## 6  No difference
## 7  No difference
## 8  No difference
## 9  No difference
## 10 No difference
## 11 No difference
## 12 No difference
## 13 No difference
## 14 No difference
## 15 No difference
## 16 No difference
## 17 No difference
## 18 No difference
## 19 No difference
## 20 No difference
## 21 No difference
## 22 No difference
## 23 No difference
## 24 No difference
## 25 No difference
library(dplyr)
t <- summary(friends$Friends)
str(t)
##  Named int [1:3] 602 434 164
##  - attr(*, "names")= chr [1:3] "No difference" "Opposite sex" "Same sex"

Summary table of the data

prop <- prop.table(t); prop
## No difference  Opposite sex      Same sex 
##     0.5016667     0.3616667     0.1366667
writeLines("\n")
percent=prop.table(t)*100; percent
## No difference  Opposite sex      Same sex 
##      50.16667      36.16667      13.66667
writeLines("\n")
#modify our percent table so that each value is rounded to one decimal place.
pf <- round(percent,1); pf
## No difference  Opposite sex      Same sex 
##          50.2          36.2          13.7
df <- data.frame(rbind(t,pf))
rownames(df) <- 1:nrow(df)
df[2,] <- paste(df[2,], "%", sep = ""); df
##   No.difference Opposite.sex Same.sex
## 1           602          434      164
## 2         50.2%        36.2%    13.7%
df %>%
  kable("html") %>%
  kable_styling( c("striped", "hover"))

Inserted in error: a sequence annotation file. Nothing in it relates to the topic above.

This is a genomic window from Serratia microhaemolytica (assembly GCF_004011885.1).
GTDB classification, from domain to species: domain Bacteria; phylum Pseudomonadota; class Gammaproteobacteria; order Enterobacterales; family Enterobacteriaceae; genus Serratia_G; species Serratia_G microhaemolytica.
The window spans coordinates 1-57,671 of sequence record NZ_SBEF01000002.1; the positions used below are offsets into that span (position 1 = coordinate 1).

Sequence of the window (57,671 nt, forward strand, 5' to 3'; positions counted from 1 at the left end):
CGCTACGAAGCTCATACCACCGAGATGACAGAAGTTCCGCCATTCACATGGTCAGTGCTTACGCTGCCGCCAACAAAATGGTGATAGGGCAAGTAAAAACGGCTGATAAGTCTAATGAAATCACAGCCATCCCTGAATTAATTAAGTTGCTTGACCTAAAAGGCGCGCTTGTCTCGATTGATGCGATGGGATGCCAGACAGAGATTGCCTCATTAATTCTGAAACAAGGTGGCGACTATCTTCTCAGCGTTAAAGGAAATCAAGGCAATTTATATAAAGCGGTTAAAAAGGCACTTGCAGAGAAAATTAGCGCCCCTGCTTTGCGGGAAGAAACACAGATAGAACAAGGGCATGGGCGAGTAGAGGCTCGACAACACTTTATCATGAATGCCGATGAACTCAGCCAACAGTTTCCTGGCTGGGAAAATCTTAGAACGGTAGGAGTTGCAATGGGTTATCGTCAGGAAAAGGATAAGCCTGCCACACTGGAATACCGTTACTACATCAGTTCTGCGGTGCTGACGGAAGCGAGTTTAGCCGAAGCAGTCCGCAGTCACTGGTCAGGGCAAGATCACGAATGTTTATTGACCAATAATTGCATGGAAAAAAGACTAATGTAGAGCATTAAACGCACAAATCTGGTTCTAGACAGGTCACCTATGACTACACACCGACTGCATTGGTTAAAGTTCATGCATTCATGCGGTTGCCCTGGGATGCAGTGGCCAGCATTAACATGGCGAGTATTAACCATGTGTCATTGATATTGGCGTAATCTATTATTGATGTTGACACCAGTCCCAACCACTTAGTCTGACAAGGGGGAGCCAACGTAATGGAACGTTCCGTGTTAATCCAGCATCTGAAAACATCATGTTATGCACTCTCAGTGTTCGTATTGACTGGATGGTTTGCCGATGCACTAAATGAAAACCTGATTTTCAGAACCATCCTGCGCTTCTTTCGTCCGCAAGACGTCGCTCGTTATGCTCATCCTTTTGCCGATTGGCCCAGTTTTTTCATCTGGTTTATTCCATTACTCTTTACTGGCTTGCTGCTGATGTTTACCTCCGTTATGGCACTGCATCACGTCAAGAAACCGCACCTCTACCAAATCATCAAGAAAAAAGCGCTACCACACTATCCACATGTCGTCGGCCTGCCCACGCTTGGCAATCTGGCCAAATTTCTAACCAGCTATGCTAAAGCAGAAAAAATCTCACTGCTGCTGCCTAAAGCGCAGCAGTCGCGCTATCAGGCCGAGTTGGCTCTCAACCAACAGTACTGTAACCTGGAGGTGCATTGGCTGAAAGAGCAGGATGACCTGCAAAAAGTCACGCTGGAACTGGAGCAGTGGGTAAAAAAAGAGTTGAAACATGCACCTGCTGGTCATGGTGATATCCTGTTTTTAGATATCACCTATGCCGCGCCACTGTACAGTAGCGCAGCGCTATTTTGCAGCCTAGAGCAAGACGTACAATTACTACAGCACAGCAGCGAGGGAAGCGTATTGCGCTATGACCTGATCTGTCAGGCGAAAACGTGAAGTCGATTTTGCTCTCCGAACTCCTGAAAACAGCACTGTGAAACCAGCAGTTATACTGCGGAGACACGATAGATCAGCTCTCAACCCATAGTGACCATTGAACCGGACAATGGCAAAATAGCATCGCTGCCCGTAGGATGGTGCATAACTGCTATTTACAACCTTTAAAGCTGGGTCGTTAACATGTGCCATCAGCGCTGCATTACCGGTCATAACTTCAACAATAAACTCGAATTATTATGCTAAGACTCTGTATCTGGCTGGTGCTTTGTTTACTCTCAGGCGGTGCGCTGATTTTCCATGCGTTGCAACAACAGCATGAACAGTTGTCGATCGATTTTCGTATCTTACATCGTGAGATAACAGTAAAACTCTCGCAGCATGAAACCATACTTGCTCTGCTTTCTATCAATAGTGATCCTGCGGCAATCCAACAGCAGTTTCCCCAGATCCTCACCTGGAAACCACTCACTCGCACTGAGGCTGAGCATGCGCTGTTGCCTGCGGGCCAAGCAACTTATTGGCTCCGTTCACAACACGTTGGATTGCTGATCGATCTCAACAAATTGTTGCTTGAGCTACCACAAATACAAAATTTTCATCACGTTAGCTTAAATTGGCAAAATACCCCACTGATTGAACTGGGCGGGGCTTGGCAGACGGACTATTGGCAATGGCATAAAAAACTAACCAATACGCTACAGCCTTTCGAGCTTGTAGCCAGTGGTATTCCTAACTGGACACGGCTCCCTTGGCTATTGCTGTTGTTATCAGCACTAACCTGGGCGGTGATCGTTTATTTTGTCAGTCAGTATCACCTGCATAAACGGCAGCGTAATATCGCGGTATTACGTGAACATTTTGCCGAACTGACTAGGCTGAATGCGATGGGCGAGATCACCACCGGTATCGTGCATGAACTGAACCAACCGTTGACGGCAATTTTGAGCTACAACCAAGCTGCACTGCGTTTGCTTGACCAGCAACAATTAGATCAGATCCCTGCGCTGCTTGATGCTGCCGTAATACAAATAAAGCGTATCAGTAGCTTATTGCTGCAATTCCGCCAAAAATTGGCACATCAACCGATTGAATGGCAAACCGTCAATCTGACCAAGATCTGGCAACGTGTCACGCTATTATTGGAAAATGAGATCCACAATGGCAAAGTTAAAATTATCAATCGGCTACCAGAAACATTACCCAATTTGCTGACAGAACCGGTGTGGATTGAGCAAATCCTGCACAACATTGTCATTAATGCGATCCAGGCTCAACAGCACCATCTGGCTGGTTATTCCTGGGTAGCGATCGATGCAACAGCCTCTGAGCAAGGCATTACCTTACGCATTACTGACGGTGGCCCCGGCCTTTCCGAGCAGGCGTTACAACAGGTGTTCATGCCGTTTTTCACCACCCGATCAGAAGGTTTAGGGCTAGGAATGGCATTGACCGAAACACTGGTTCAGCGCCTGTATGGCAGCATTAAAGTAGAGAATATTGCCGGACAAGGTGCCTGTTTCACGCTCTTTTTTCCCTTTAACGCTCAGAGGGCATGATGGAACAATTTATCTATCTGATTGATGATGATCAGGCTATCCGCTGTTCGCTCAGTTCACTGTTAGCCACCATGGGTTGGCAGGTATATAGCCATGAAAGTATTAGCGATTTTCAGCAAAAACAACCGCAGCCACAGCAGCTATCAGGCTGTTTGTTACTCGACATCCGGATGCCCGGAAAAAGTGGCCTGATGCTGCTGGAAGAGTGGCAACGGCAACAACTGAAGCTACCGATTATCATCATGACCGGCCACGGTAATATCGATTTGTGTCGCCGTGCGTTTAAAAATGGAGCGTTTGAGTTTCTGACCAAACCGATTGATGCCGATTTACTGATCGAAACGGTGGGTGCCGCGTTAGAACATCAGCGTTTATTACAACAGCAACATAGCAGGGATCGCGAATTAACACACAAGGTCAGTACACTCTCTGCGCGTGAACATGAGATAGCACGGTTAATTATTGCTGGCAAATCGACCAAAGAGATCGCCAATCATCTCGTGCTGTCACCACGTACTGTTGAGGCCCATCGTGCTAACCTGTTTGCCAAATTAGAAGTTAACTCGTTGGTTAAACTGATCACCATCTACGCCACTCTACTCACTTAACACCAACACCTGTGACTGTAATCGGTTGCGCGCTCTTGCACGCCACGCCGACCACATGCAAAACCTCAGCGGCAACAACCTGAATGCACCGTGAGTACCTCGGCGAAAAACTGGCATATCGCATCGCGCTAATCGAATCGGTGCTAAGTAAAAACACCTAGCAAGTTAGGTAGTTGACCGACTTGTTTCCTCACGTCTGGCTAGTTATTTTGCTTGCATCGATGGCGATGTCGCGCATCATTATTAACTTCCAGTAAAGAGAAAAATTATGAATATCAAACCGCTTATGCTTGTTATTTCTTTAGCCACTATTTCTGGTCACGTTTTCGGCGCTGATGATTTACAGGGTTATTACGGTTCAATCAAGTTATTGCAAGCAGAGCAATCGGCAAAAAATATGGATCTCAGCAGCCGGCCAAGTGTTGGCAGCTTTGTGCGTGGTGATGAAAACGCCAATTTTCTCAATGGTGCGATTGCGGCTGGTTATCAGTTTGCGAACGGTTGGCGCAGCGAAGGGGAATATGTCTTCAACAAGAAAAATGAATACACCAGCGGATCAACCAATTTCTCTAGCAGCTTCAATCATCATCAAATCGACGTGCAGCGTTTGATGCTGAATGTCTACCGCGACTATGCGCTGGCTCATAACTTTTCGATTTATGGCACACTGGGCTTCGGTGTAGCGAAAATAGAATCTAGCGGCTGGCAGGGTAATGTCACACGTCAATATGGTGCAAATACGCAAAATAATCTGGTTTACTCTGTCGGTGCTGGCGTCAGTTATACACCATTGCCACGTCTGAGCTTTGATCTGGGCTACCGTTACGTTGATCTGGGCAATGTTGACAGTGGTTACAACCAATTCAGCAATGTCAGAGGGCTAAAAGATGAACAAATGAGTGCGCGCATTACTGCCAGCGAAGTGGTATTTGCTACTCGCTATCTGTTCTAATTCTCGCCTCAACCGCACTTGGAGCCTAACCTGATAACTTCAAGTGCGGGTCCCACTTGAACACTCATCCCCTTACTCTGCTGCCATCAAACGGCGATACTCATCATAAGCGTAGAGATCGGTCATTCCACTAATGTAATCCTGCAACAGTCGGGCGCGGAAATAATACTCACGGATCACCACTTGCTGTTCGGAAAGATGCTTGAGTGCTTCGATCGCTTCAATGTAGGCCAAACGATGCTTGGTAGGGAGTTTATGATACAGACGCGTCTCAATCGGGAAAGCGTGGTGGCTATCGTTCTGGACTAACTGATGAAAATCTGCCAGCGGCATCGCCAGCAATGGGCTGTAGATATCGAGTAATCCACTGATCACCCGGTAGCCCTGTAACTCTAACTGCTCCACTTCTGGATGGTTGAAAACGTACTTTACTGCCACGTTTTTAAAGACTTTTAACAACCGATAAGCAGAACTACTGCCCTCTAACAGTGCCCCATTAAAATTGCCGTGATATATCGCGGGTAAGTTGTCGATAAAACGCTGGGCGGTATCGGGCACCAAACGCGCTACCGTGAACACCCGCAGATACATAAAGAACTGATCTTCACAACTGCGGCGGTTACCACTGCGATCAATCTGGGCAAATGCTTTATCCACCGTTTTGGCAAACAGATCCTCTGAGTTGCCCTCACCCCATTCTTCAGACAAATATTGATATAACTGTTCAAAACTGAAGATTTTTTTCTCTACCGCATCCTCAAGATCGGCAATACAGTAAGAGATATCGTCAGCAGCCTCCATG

No.difference Opposite.sex Same.sex
602 434 164
50.2% 36.2% 13.7%

Next we will create a label that will include the category name and the percent as the labels for each section of the pie chart. R defaults to alphabetical order for tables and graphic creation so if you create your own labels list the names accordingly.

lbl = paste(c("No difference","Opposite sex","Same sex"),pf,"%",sep=" ");lbl
## [1] "No difference 50.2 %" "Opposite sex 36.2 %"  "Same sex 13.7 %"
pie(t, label=lbl)

dftut <- data.frame(values = as.numeric(df[1,]),
                    taxonomies = colnames(df))
dftut
##   values    taxonomies
## 1    602 No.difference
## 2    434  Opposite.sex
## 3    164      Same.sex
g <- ggplot(dftut,aes(x=taxonomies, 
                      y=values, 
                      fill=taxonomies) ) +
  geom_col(width = 1) +
  coord_polar()
g

p <- plot_ly(dftut,
             labels = dftut$taxonomies,
             values = dftut$values, type="pie",
             text=dftut$taxonomies) %>%
  layout(title = "Friends pie chart")
# api_create(p, filename = "r-friends-pie-chart")

If you were to pick one of the 1,200 surveyed students at random, he/she would most likely find it easier to make friends with which of the same or opposite sex.